There are always two ways of doing things.  A man can do the irreducible minimum and not a stroke more; he can do it in such a way as to make it clear that he hates the whole thing; he can do it with the barest minimum of efficiency and no more; or he can do it with a smile, with a gracious courtesy, with a determination, not only to do this thing, but to do it well and graciously.  He can do it, not simply as well as he has to, but far better than anyone has any right to expect him to.  The inefficient workman, the resentful servant, the ungracious helper have not even begun to have the right idea of the Christian life.  The Christian is not concerned to do as he likes; he is concerned only to help, even when the demand for help is discourteous, unreasonable and tyrannical.  (William Barclay, The Daily Study Bible Series: Gospel of Matthew, 169)


But why carry his pack a second mile?  Is this not to rebound to the opposite extreme of aiding and abetting the enemy?   Not at all.  The question here, as in the two previous instances, is how the oppressed can recover the initiative and assert their human dignity in a situation that cannot for the time being be changed.  The rules are Caesar’s, but how one responds to the rules is God’s, and Caesar has no power over that.

Imagine then the soldier’s surprise when, at the next mile marker, he reluctantly reaches to assume his pack, and the civilian says, “Oh no, let me carry it another mile.”  Why would he want to do that?  What is he up to?  Normally, soldiers have to coerce people to carry their packs, but this Jew does so cheerfully, and will not stop!  Is this a provocation?  Is he insulting the legionnaire’s strength?  Being kind? Trying to get him disciplined for seeming to violate the rules of impressment?  Will this civilian file a complaint?  Create trouble?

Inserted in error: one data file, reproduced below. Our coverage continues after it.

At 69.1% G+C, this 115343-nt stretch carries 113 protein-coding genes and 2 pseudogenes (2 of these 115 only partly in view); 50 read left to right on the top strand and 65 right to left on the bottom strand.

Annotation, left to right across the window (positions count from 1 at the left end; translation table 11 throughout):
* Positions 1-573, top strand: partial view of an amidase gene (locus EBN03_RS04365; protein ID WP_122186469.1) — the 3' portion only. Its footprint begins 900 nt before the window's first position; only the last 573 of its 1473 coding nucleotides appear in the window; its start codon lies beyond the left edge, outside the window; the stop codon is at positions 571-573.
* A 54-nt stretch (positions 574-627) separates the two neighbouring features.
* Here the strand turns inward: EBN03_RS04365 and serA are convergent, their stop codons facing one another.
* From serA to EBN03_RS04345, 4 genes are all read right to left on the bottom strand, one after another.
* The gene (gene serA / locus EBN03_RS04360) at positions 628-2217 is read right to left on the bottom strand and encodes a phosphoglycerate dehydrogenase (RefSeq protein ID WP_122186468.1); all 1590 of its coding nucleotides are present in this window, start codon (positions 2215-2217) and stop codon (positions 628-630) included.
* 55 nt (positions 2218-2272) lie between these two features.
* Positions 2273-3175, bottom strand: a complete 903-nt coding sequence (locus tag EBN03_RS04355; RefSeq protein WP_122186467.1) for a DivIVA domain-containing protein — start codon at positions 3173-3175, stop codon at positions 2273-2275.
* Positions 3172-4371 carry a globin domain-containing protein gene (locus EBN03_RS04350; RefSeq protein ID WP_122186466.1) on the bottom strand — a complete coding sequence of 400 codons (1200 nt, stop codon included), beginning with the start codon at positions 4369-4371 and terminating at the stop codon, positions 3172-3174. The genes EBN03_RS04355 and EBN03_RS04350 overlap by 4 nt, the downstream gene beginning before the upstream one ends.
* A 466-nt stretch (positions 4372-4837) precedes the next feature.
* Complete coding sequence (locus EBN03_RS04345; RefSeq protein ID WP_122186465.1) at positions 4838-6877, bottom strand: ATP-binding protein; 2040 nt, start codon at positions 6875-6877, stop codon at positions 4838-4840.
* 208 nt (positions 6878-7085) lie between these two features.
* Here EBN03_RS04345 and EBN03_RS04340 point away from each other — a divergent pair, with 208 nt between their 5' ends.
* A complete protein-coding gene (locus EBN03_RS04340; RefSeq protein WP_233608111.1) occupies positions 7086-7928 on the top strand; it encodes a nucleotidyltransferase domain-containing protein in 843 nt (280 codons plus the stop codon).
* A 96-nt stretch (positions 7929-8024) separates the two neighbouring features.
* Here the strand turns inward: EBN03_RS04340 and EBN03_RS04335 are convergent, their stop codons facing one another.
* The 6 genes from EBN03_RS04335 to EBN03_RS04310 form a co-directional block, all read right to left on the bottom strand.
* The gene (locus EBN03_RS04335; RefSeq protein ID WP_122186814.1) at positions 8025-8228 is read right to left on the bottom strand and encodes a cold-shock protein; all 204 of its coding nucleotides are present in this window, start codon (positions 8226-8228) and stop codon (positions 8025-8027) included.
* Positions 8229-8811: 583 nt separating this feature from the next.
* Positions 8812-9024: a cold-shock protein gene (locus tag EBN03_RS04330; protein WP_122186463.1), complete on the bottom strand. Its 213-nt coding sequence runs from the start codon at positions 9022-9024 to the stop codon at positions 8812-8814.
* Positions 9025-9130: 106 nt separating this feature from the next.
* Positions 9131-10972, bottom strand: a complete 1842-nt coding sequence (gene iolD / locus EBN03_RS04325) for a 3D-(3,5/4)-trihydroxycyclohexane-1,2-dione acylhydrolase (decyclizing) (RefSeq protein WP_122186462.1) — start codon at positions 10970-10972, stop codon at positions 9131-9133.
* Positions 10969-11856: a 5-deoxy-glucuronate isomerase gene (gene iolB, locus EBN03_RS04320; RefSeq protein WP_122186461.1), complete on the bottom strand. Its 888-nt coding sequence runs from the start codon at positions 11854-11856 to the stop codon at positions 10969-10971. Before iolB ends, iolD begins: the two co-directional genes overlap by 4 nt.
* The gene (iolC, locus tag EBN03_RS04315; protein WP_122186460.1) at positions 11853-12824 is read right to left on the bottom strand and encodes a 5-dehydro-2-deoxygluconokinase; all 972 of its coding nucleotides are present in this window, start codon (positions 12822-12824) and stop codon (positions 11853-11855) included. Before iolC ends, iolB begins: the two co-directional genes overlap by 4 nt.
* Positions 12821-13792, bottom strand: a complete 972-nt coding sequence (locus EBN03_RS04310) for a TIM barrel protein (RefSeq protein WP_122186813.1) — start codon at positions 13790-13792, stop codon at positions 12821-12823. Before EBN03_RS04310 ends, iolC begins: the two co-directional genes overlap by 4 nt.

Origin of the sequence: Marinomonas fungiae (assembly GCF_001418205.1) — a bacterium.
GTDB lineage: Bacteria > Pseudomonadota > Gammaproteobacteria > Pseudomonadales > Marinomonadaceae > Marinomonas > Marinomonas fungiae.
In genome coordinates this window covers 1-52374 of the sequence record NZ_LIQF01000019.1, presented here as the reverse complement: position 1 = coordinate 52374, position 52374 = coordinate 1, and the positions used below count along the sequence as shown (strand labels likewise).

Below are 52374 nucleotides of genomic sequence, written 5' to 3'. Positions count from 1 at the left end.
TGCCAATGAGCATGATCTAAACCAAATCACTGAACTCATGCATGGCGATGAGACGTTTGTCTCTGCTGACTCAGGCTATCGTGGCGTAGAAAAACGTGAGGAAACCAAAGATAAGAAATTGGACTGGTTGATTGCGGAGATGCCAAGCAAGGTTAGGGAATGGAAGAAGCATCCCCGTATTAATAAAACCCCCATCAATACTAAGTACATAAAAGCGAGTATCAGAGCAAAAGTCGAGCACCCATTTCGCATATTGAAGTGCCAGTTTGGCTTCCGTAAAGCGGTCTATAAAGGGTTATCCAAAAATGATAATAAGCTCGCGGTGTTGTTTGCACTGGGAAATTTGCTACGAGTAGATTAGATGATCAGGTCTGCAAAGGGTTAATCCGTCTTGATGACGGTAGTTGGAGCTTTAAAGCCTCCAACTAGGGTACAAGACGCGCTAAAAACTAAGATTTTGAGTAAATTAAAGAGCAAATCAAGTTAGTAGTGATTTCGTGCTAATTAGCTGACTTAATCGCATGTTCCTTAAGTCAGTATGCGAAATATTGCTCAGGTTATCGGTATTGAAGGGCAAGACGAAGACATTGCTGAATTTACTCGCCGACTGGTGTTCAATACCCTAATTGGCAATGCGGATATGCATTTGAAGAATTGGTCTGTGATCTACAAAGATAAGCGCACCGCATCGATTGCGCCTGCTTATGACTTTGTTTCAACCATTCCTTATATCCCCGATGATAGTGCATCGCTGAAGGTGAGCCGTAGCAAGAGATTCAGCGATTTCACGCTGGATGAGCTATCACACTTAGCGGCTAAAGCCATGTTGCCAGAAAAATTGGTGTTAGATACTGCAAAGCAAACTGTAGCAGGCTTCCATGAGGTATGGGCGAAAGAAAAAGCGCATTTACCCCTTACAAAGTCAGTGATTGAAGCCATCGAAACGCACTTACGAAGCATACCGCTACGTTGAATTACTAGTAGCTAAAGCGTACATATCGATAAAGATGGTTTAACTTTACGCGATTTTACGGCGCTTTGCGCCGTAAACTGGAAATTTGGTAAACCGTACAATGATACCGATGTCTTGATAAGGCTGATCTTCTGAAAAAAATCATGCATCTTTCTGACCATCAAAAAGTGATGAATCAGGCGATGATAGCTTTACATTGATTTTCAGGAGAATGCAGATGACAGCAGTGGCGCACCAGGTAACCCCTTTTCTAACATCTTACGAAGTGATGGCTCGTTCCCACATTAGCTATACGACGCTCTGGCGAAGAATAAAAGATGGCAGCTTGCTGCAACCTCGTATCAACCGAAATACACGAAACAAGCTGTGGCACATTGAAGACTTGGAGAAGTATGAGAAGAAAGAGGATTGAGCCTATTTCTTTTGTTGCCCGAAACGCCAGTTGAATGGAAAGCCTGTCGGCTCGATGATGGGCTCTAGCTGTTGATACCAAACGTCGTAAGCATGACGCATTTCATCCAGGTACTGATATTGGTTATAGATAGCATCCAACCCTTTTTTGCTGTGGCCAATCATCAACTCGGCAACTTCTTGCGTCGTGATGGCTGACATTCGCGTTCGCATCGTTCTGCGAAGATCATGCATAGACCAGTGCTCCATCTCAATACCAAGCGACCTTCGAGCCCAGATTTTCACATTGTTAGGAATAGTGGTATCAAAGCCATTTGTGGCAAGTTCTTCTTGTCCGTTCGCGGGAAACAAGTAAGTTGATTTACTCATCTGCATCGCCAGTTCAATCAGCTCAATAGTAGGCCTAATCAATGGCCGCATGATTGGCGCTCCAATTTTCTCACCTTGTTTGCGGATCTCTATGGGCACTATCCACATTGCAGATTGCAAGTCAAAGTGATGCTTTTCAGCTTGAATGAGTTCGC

From a situation of servile impressment, the oppressed have once more seized the initiative.  They have taken back the power of choice.  The soldier is thrown off balance by being deprived of the predictability of his victim’s response.  He has never dealt with such a problem before.  Now he has been forced into making a decision for which nothing in his previous experience has prepared him.  If he has enjoyed feeling superior to the vanquished, he will not enjoy it today.  Imagine the situation of a  Roman infantryman pleading with a Jew to give back his pack!  The humor of this scene may have escaped us, but it could scarcely have been lost on Jesus’ hearers, who must have been regaled at the prospect of thus discomfiting their oppressors. Jesus does not encourage Jews to walk a second mile in order to build up merit in heaven, or to exercise a supererogatory piety, or to kill the soldier with kindness.  He is helping an oppressed people find a way to protest and neutralize an onerous practice despised throughout the empire.  He is not giving a non-political message of spiritual  world-transcendence.  He is formulating a worldly spirituality in which the people at the bottom of society or under the thumb of imperial power learn to recover their humanity.  (Walter Wink, “Beyond Just War and Pacifism: Jesus’ Nonviolent Way”, cres.org/star/_wink.htm)